The latest medical research on Infectious Disease
The research magnet gathers the latest research from around the web, based on your specialty area. Below you will find a sample of some of the most recent articles from reputable medical journals about infectious disease gathered by our medical AI research bot.
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Treatment of Candida Infections with Fluconazole in Adult Liver Transplant Recipients: Is TDM-guided Dosing Adaptation Helpful?Transplant Infectious Disease
Fluconazole represents a common antifungal option for the treatment of Candida infections in liver transplant recipients. Although adequate antifungal exposure is known to correlate with favorable outcomes in patients with invasive candidiasis, therapeutic drug monitoring (TDM) of fluconazole is currently not recommended.
We conducted a retrospective study including adult liver transplant recipients receiving fluconazole for invasive candidiasis and undergoing TDM. We assessed the correlation between clinical variables, fluconazole trough plasma levels (Cmin ), and outcome.
Twenty-seven patients (74% males; median age 57 years) were included. Abdominal candidiasis was the most frequent infection (56%). Median duration of fluconazole therapy was 17 days (IQR 9 - 21). Fluconazole median Cmin was 11.0 mg/L (range 2.4 to 30.6 mg/L). Five (19%) patients required TDM-guided fluconazole dose increase. All-cause in hospital mortality was 33%. Fluconazole Cmin > 11 mg/L significantly correlated with clinical success (OR 8.78, 95% CI 1.13-67.8, P=0.04).
Our study identified decreased fluconazole Cmin as a factor associated with negative outcomes in liver transplant recipients with Candida infection. TDM of fluconazole may be advisable in this patient population. This article is protected by copyright. All rights reserved.
Successful eradication of chronic symptomatic Candida krusei urinary tract infection with increased dose micafungin in a liver and kidney transplant recipient: case report and review of the literature.Transplant Infectious Disease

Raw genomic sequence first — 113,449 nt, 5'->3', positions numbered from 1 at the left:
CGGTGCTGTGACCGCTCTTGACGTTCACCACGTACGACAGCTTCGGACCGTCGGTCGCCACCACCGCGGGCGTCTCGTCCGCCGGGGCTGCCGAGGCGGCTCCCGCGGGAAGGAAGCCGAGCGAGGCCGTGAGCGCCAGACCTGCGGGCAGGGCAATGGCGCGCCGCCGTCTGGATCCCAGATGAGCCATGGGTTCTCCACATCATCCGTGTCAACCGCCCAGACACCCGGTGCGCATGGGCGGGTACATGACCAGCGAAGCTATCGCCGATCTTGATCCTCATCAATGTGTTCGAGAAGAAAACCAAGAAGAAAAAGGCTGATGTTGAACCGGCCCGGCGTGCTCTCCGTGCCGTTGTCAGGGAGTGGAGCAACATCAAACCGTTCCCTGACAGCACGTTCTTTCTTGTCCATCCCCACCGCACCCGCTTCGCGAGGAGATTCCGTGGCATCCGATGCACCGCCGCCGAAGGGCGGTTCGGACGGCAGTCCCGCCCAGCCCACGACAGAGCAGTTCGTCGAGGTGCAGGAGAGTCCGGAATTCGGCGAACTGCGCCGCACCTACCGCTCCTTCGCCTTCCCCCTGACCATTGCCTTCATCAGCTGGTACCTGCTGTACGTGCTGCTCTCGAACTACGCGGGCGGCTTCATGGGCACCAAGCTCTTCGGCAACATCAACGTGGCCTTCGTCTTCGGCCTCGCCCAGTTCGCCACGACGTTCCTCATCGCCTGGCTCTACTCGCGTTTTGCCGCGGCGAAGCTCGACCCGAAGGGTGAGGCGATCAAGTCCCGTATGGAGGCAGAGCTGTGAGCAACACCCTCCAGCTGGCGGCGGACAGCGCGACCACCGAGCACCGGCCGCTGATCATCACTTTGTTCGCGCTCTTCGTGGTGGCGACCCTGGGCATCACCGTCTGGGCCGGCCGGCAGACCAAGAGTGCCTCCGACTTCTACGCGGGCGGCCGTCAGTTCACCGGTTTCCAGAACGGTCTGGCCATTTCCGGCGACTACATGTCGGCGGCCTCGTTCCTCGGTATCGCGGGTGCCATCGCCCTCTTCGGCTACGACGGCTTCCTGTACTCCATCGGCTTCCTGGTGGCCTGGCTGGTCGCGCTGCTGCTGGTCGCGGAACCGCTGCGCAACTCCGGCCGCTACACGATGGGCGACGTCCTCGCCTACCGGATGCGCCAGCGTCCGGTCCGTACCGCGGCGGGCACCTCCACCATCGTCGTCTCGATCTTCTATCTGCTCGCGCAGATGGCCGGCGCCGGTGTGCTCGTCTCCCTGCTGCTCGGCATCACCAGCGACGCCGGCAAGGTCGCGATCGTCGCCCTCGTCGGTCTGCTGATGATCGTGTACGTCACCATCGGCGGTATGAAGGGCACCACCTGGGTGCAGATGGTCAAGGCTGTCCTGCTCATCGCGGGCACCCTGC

Treatment of symptomatic candiduria is notoriously challenging because of the limited repository of antifungals that achieve adequate urinary conce...
Epidemiology and Successful Containment of a Carbapenem Resistant Enterobacteriaceae Outbreak in a Southern Italian Transplant Institute.Transplant Infectious Disease
Carbapenem-resistant enterobacteriaceae (CRE) infections are difficult to treat and pose a serious threat to solid organ transplant (SOT) recipients. At our institute we observed an infection burden in 2012.
In order to contain the spread of CRE infections, we established a taskforce to implement guidelines suggested by the Centers for Disease Control and Prevention (CDC) for this type of outbreak. Here, we describe the epidemiology of the outbreak in our SOT population, and the effectiveness of such interventions, by comparing levels of CRE hospital acquired infection (HAI) pre- and post-task force intervention (from January 2009 to December 2012, and from September 2013 to December 2016, respectively) through a linear regression model.
In this study we included 933 patients who underwent a total of 1017 SOT procedures, 286 of whom had a CRE-positive culture (28.8%), of which 65 (22.7% of CRE positive) developed infection. One-year mortality post-SOT was significantly higher in patients with CRE infection. After the taskforce intervention, the CRE HAI rate in SOT showed a significant inverse trend (event rate: -1.28, C.I. -1.70-0.86; p<0.01).